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Nikolaus Leo Overtoom Washington State University, United States

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Abstract

The Romans were conquerors, and it is unsurprising that they looked favorably upon the greatest conqueror of antiquity, Alexander the Great. In Livy's Ab Urbe Condita, there are several passages in which he uses the image of Alexander to help craft his own concept of Rome's place within the wider Hellenistic world, especially within the eastern Mediterranean. Livy, despite his generally positive opinion of Alexander, ultimately created scenarios where he portrayed the Romans as superior to the Macedonian king, first, because of the primary focus of Livy's history, namely the rise of Rome to Mediterranean dominance, and second, because of the political atmosphere in which Livy was writing, namely the complete submission of the Mediterranean basin under Augustus' empire. Although scattered throughout Livy's extensive writing, when analyzed together these passages illustrate a persistent and connected motif that influences Livy's larger narrative: Alexander was great, but Rome is greater.

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  • Overtoom, N.L. (2012). A Roman Tradition of Alexander the Great Counterfactual History. Acta Antiqua Academiae Scientiarum Hungaricae, 52(3): 203212.

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  • Overtoom, N.L. (2013). Six Polybian Themes Concerning Alexander the Great. Classical World, 106(4): 571593.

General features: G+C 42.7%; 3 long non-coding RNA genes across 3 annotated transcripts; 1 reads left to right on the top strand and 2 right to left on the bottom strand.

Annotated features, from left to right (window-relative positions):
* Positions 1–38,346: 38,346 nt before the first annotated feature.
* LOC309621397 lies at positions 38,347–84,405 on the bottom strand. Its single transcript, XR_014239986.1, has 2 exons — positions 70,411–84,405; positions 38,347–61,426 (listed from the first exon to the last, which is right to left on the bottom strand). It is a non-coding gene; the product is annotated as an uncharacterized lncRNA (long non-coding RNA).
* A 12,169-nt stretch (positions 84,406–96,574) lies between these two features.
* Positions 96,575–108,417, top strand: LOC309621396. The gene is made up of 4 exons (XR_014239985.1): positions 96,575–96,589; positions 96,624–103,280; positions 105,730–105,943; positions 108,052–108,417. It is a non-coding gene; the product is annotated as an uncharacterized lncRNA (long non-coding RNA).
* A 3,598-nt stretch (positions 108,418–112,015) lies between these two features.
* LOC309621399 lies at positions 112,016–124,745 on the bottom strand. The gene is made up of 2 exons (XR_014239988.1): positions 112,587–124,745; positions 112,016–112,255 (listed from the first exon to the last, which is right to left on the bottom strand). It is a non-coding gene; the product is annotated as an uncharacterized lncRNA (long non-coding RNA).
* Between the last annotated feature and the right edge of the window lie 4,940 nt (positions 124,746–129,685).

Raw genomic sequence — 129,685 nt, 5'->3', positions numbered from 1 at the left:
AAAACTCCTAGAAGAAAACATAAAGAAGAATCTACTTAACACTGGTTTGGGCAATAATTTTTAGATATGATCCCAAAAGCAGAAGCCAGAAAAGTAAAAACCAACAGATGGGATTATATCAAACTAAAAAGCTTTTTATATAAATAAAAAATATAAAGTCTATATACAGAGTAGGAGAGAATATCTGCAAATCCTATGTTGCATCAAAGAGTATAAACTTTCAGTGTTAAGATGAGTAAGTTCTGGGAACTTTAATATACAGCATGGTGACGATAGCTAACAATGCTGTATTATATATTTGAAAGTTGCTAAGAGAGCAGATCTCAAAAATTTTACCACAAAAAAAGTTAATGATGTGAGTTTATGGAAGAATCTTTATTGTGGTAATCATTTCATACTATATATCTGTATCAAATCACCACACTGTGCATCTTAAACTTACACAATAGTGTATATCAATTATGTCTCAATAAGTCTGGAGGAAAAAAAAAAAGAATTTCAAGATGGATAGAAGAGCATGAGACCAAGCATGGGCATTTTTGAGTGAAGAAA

• Overtoom, N.L. (2016a). Challenging Roman Domination: The End of Hellenistic Rule and the Rise of the Parthian State from the Third to the First Centuries. Diss. Louisiana State University.

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  • Overtoom, N.L. (2016b). The Rivalry of Rome and Parthia in the Sources from the Augustan Age to Late Antiquity. Anabasis, 7: 137174.

  • Overtoom, N.L. (2017). The Parthian Rival and Rome’s Failure in the East: Roman Propaganda and the Stain of Crassus. Acta Antiqua Academiae Scientiarum Hungaricae, 57(4): 415435.

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  • Overtoom, N.L. (2019). The Power-Transition Crisis of the 160s–130s BCE and the Formation of the Parthian Empire. Journal of Ancient History, 7(1): 111155.

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  • Overtoom, N.L. (2020). Reign of Arrows: The Rise of the Parthian Empire in the Hellenistic Middle East. Oxford.

  • Overtoom, N.L. (2021). Reassessing the Role of Parthia and Rome in the Origins of the First Romano-Parthian War (56/5–50 BCE). Journal of Ancient History, 9(2): 238268.

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  • Walbank, F.W. (2002b). Polybius, Rome, and the Hellenistic World: Essays and Reflections. Cambridge.

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